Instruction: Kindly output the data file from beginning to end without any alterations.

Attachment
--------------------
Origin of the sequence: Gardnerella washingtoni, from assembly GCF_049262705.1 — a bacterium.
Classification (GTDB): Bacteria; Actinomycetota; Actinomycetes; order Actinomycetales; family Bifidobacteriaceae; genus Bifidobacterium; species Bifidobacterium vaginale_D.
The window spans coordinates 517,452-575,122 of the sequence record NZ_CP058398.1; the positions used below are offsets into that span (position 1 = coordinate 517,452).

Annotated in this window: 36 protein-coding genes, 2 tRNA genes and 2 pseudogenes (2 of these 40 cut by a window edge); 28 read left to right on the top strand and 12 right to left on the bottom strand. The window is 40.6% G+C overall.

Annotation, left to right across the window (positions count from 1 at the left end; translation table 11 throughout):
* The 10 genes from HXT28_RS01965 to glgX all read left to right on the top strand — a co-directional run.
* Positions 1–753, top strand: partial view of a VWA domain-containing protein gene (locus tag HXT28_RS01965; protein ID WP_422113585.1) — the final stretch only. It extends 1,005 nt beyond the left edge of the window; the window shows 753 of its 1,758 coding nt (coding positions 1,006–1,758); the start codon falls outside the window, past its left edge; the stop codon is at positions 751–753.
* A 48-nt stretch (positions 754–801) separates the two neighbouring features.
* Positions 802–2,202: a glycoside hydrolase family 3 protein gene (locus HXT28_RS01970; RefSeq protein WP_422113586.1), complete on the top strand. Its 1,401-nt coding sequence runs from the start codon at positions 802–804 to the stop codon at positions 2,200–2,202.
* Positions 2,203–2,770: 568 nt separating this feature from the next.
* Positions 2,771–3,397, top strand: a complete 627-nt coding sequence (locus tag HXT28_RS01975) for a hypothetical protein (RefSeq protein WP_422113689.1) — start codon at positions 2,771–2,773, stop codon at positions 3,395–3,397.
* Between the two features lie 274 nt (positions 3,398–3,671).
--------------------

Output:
Origin of the sequence: Gardnerella washingtoni, from assembly GCF_049262705.1 — a bacterium.
Classification (GTDB): Bacteria; Actinomycetota; Actinomycetes; order Actinomycetales; family Bifidobacteriaceae; genus Bifidobacterium; species Bifidobacterium vaginale_D.
The window spans coordinates 517,452-575,122 of the sequence record NZ_CP058398.1; the positions used below are offsets into that span (position 1 = coordinate 517,452).

Annotated in this window: 36 protein-coding genes, 2 tRNA genes and 2 pseudogenes (2 of these 40 cut by a window edge); 28 read left to right on the top strand and 12 right to left on the bottom strand. The window is 40.6% G+C overall.

Annotation, left to right across the window (positions count from 1 at the left end; translation table 11 throughout):
* The 10 genes from HXT28_RS01965 to glgX all read left to right on the top strand — a co-directional run.
* Positions 1–753, top strand: partial view of a VWA domain-containing protein gene (locus tag HXT28_RS01965; protein ID WP_422113585.1) — the final stretch only. It extends 1,005 nt beyond the left edge of the window; the window shows 753 of its 1,758 coding nt (coding positions 1,006–1,758); the start codon falls outside the window, past its left edge; the stop codon is at positions 751–753.
* A 48-nt stretch (positions 754–801) separates the two neighbouring features.
* Positions 802–2,202: a glycoside hydrolase family 3 protein gene (locus HXT28_RS01970; RefSeq protein WP_422113586.1), complete on the top strand. Its 1,401-nt coding sequence runs from the start codon at positions 802–804 to the stop codon at positions 2,200–2,202.
* Positions 2,203–2,770: 568 nt separating this feature from the next.
* Positions 2,771–3,397, top strand: a complete 627-nt coding sequence (locus tag HXT28_RS01975) for a hypothetical protein (RefSeq protein WP_422113689.1) — start codon at positions 2,771–2,773, stop codon at positions 3,395–3,397.
* Between the two features lie 274 nt (positions 3,398–3,671).